This article first appeared at City Journal.
America’s most opportunity-rich city faces a long-term challenge from “smart-growth” advocates pushing for more regulation.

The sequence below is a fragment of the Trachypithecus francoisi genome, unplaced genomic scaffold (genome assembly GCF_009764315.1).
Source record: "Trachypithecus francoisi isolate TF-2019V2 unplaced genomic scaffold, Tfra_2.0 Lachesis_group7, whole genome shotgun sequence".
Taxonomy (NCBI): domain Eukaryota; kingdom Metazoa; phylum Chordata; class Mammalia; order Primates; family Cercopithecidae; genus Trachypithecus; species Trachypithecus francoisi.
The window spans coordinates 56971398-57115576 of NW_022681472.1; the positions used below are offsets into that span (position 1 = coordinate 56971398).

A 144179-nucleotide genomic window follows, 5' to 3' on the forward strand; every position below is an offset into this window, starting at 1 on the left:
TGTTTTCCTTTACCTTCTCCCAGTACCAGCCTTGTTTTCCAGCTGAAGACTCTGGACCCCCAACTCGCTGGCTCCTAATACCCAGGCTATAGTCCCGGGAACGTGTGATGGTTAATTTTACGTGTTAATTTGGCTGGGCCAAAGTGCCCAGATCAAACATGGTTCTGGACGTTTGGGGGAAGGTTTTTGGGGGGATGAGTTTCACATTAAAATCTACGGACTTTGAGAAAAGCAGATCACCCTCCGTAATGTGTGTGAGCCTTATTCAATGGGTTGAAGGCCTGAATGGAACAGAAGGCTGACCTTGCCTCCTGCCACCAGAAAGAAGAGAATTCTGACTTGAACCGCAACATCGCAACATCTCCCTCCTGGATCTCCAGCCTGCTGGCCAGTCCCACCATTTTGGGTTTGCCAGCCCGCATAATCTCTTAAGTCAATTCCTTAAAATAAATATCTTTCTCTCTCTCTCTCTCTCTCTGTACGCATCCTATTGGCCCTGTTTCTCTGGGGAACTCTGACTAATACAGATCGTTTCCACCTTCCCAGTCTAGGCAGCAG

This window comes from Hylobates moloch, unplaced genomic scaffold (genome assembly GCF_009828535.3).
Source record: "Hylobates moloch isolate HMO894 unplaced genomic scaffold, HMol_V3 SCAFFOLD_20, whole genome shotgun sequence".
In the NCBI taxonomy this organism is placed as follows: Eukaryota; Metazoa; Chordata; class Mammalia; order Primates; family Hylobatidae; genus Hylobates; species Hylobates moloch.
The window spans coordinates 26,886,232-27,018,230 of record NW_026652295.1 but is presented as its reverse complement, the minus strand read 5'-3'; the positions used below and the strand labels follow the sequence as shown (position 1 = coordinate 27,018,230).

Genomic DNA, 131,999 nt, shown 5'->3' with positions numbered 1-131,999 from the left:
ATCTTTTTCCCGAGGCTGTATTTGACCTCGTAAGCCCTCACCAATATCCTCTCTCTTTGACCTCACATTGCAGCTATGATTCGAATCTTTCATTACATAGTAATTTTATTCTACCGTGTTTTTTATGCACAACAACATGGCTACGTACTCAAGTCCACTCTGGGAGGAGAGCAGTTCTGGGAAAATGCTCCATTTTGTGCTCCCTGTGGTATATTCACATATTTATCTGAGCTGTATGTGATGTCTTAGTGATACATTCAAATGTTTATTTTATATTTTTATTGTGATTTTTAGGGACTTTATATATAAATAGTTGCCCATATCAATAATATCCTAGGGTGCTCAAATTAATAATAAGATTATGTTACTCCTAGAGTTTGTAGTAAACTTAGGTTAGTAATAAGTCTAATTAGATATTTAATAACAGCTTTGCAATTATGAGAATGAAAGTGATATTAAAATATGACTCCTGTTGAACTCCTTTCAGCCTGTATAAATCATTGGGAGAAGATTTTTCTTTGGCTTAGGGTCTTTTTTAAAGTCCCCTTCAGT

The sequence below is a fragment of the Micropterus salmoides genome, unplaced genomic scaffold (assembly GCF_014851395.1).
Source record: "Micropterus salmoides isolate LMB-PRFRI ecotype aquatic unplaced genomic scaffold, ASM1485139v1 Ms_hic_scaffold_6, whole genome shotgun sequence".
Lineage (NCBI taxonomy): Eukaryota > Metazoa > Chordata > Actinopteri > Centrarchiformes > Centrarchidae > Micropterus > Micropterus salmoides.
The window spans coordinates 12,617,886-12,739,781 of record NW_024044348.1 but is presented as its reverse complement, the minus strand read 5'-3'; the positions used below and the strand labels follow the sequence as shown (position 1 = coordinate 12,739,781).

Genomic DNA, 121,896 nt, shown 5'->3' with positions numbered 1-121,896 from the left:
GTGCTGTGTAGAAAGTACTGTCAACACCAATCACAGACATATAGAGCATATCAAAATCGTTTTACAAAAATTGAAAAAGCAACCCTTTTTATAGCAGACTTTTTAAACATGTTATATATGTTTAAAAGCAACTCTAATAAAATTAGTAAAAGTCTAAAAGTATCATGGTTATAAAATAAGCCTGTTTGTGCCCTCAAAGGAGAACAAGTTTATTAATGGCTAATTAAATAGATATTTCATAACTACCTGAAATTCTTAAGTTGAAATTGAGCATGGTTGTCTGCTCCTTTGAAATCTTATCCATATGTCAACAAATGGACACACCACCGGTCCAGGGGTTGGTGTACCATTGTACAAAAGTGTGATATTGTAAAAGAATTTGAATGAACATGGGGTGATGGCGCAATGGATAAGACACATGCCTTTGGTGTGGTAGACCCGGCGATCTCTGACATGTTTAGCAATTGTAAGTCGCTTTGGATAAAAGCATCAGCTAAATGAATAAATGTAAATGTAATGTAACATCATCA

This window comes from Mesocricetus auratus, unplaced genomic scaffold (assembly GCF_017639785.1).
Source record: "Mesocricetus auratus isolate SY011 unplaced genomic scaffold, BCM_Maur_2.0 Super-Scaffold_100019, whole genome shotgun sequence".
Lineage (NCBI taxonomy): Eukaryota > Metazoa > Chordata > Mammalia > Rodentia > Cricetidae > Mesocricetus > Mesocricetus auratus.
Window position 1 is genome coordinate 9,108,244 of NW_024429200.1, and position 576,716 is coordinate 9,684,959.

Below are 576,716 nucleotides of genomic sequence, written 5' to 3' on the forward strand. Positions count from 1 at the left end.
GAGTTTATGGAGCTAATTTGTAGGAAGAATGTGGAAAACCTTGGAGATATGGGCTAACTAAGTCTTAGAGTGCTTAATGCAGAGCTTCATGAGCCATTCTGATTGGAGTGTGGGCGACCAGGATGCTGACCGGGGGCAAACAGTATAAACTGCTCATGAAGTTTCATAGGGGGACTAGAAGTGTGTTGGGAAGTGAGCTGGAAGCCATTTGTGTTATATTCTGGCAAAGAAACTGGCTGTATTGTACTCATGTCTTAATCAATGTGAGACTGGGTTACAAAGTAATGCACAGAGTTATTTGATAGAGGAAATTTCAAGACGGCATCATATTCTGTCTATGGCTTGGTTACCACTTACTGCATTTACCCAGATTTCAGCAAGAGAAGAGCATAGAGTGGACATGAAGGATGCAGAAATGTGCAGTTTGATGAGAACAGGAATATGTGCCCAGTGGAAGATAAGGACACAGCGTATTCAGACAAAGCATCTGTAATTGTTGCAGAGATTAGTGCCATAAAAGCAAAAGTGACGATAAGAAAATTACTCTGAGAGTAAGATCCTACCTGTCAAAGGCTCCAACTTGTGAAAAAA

Over the last half-century, Houston has developed an alternative model of urbanism. As the New Urbanist punditry mounts an assault on both suburban growth and single-family homes, Houston has embraced a light regulatory approach that reflects market forces more than ideology. But last year’s Hurricane Harvey floods severely tested the Houston model. An unprecedented four feet of rain in four days —a year’s worth, the greatest rainfall event in recorded U.S. history—overflowed the banks of every channel in Harris County, flooded nearly 100,000 homes (7 percent of the housing stock), and created an estimated $81.5 billion in damage, the nation’s second-largest natural disaster after Hurricane Katrina. Coupled with a downturn in the energy industry, which saw the loss of some 86,000 jobs last year, Harvey’s aftermath suggested that the region’s growth period had come to an end, with stagnant job growth and domestic migration. Read more